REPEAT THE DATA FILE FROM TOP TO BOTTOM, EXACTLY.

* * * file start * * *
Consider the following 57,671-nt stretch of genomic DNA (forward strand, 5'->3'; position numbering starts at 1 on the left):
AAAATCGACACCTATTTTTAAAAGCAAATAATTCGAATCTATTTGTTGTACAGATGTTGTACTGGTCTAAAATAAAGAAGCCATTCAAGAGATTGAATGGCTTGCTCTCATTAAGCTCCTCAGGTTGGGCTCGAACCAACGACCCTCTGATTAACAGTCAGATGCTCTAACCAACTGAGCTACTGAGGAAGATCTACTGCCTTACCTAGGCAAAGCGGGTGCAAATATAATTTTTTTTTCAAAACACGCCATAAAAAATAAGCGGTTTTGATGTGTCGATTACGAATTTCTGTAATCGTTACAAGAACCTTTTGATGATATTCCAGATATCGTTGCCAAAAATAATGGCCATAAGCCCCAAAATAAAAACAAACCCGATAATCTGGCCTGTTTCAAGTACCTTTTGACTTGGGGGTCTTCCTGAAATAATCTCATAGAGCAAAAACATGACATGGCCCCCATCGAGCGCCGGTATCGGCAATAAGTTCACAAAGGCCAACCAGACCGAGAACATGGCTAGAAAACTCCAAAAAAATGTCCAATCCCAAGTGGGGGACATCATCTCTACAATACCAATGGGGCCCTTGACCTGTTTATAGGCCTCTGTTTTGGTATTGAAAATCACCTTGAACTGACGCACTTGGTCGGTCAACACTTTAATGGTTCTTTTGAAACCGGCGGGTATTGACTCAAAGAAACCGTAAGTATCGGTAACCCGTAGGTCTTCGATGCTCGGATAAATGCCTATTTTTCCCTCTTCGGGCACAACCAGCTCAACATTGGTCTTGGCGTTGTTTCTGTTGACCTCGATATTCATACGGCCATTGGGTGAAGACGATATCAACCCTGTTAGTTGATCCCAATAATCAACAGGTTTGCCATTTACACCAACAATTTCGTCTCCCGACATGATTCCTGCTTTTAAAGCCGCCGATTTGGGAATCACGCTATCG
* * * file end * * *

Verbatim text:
Consider the following 57,671-nt stretch of genomic DNA (forward strand, 5'->3'; position numbering starts at 1 on the left):
AAAATCGACACCTATTTTTAAAAGCAAATAATTCGAATCTATTTGTTGTACAGATGTTGTACTGGTCTAAAATAAAGAAGCCATTCAAGAGATTGAATGGCTTGCTCTCATTAAGCTCCTCAGGTTGGGCTCGAACCAACGACCCTCTGATTAACAGTCAGATGCTCTAACCAACTGAGCTACTGAGGAAGATCTACTGCCTTACCTAGGCAAAGCGGGTGCAAATATAATTTTTTTTTCAAAACACGCCATAAAAAATAAGCGGTTTTGATGTGTCGATTACGAATTTCTGTAATCGTTACAAGAACCTTTTGATGATATTCCAGATATCGTTGCCAAAAATAATGGCCATAAGCCCCAAAATAAAAACAAACCCGATAATCTGGCCTGTTTCAAGTACCTTTTGACTTGGGGGTCTTCCTGAAATAATCTCATAGAGCAAAAACATGACATGGCCCCCATCGAGCGCCGGTATCGGCAATAAGTTCACAAAGGCCAACCAGACCGAGAACATGGCTAGAAAACTCCAAAAAAATGTCCAATCCCAAGTGGGGGACATCATCTCTACAATACCAATGGGGCCCTTGACCTGTTTATAGGCCTCTGTTTTGGTATTGAAAATCACCTTGAACTGACGCACTTGGTCGGTCAACACTTTAATGGTTCTTTTGAAACCGGCGGGTATTGACTCAAAGAAACCGTAAGTATCGGTAACCCGTAGGTCTTCGATGCTCGGATAAATGCCTATTTTTCCCTCTTCGGGCACAACCAGCTCAACATTGGTCTTGGCGTTGTTTCTGTTGACCTCGATATTCATACGGCCATTGGGTGAAGACGATATCAACCCTGTTAGTTGATCCCAATAATCAACAGGTTTGCCATTTACACCAACAATTTCGTCTCCCGACATGATTCCTGCTTTTAAAGCCGCCGATTTGGGAATCACGCTATCG